Of the pieces I’ve written recently, This is 38 is one of my favorites.  Some of the Huffington Post comments stung, though honestly they mostly rolled off my back.  But there’s one that I can’t stop thinking about.

The commenter noted that my post was all about my kids, and criticized me for having such a narrow life.

I was totally taken aback by that.  I have always been very aware of and invested it (overly so?) the other aspects of my identity beyond motherhood.  I work full-time.  I write.  I aspire and always have to raise children who know that while they are the most important thing in my life, they are not the only thing here.  And the truth is that I never really thought much about motherhood when I was growing up.  I’ve written before about how I never thought of myself as maternal.  I never babysat, I never daydreamed about my future children (or my future wedding, incidentally), I neither breathlessly anticipated motherhood nor expected it to be the missing piece that made my life whole.

And then.  Then I had Grace, passed through a season of darkness and bewilderment, and had Whit.  Once I finally caught my breath I looked around and I had two children.  As I wrote last year, I have been a mother over 10 years now and it is undeniably true that this is the central role of my life.  (I feel the need to acknowledge that I am both aware of and grateful for my good fortune in conceiving and bearing healthy children).  I have been changed in countless, indelible ways by becoming a mother.  One essential way is not a change so much as a return, to the page, to writing, to something I had forgotten I needed.  My subject chose me, and while that subject is not specifically “motherhood” it certainly arrived in the hands of my blue- and brown-eyed children, announced itself slowly but insistently as their lives unfurled with dizzying speed in front of me.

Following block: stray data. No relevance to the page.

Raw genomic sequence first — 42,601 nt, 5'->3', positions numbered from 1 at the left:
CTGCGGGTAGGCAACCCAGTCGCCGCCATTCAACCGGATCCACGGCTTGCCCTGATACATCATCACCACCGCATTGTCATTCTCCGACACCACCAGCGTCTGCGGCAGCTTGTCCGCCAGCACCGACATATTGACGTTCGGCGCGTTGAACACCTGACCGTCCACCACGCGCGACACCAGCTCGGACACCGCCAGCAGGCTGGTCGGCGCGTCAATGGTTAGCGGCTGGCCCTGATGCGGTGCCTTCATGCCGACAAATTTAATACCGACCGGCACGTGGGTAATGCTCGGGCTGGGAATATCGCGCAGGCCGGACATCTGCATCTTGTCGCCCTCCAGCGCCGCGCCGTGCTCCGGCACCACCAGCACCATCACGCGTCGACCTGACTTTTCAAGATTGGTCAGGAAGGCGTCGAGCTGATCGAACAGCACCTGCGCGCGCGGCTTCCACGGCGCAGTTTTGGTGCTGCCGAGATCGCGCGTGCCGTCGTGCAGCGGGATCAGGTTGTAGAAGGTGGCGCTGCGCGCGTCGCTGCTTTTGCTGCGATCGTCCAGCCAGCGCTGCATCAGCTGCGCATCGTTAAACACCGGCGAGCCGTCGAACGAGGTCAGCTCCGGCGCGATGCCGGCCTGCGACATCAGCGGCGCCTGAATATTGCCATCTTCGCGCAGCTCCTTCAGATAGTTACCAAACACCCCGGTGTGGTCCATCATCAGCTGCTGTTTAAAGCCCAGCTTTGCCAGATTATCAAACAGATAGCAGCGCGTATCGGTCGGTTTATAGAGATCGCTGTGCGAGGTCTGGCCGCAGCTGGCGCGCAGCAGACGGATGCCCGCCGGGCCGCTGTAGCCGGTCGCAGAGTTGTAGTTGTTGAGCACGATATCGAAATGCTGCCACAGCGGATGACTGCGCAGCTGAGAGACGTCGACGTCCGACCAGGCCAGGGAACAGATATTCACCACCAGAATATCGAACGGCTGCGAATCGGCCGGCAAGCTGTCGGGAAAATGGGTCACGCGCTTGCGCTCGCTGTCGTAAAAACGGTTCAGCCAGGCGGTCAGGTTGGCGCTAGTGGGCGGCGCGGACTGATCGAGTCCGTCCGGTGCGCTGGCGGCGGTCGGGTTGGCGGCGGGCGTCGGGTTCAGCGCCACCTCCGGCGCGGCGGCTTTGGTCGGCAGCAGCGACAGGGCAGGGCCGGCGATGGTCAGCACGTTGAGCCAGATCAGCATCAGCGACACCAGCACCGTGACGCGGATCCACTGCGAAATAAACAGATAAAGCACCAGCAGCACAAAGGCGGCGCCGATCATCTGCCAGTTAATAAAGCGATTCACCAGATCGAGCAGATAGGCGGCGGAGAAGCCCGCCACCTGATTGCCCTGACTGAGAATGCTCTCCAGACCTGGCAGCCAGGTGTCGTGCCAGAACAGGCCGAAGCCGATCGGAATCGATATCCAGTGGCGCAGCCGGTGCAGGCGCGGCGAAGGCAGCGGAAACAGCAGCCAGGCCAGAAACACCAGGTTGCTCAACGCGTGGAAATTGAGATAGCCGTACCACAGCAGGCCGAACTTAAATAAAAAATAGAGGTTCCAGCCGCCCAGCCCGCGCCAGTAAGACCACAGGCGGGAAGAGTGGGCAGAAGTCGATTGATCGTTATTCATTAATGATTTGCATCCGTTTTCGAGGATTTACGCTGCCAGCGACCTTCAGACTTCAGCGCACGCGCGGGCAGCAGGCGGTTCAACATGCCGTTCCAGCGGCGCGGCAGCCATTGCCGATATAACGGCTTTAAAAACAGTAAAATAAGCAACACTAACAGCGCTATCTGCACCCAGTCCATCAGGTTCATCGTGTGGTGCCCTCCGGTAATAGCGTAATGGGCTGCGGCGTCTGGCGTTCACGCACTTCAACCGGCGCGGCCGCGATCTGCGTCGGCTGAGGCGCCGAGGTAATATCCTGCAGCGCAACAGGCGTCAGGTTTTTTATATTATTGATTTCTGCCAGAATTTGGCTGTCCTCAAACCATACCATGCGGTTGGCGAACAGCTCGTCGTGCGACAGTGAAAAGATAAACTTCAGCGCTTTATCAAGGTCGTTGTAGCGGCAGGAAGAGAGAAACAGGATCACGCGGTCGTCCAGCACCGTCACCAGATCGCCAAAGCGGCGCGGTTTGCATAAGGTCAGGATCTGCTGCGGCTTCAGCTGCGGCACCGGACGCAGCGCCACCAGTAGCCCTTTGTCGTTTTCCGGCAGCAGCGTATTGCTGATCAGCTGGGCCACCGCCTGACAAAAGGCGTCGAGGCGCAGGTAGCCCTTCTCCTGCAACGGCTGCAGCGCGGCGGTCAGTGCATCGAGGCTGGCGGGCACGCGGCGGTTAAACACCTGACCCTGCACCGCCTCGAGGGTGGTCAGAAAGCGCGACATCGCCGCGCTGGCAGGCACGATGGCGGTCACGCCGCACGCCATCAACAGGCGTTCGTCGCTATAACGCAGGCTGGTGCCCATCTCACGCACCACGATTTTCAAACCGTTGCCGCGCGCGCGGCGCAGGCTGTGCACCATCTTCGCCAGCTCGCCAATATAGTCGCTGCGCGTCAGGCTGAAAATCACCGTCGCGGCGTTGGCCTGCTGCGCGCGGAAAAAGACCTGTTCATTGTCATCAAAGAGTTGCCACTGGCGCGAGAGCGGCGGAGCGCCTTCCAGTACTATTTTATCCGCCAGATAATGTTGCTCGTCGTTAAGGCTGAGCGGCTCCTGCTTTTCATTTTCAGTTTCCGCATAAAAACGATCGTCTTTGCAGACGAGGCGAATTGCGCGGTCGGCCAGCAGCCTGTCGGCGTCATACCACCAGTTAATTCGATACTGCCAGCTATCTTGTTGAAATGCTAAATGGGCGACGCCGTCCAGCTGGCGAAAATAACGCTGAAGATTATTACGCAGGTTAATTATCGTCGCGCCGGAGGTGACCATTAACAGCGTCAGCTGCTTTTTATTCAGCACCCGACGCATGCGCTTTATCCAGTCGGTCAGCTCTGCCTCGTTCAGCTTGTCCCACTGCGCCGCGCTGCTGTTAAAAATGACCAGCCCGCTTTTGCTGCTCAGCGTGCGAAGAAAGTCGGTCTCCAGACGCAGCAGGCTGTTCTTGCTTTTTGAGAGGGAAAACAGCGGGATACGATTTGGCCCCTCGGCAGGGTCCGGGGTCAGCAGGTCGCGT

Over the last 10.5 years I have sunk into motherhood slowly but irrevocably and I feel a sense of relief whose gradual arrival doesn’t diminish its depth.  It seems this is something I always wanted and I love my children more than anything else in the world.

But still.  Motherhood is not some kind of missing puzzle piece, it does not render cohesive my diffuse sense of self and purpose, and it does not solve in one grand, sweeping answer all the questions that have always plagued me.  No.  And I always thought of myself as someone who has many other facets, kaleidoscope that I am: writer, wife, daughter, sister, friend, runner, nail-biter, redhead, reader, lover of the sky, hater of shellfish, insomniac, worrier.  I could go on.  In fact I struggle mightily to write bios because of this, I think: it’s hard to describe myself, to find the right adjectives.  Everything seems both too definitive and not complete enough.

The comment on the Huffington Post has burrowed into my brain.  Is it true that I’ve let the other parts of myself atrophy and wither, so that all that’s left is my identity as a mother.  Honestly, I don’t think so, but I need to consider that that’s how it may be coming across.  Surely that subject that chose me is focused on my children, though not exclusively.  I know both Grace and Whit are aware of the other aspects of my life, and they are accustomed to having to wait for my attention when I’m engaged in something to do with work, writing, or with their father or a friend.  This week they both go to sleepaway camp.  For the first time in 10.5 years I will be without either child for 10 days.  I know I’ll miss them desperately, there’s no question of that.  I guess whether or not I feel lost, and as though my identity has been lopped off, will tell me all I need to know about this particular issue.  Stay tuned …

Do you fret about your identity being too focused in one area of your life, whether that’s parenthood or career or something else?

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  1. Margaret
    Posted July 22, 2013 at 5:19 pm | Permalink

    I should clarify that I have a train to catch – that is the only reason I’m truly in a hurry!! xo

  2. Haile
    Posted July 22, 2013 at 9:03 pm | Permalink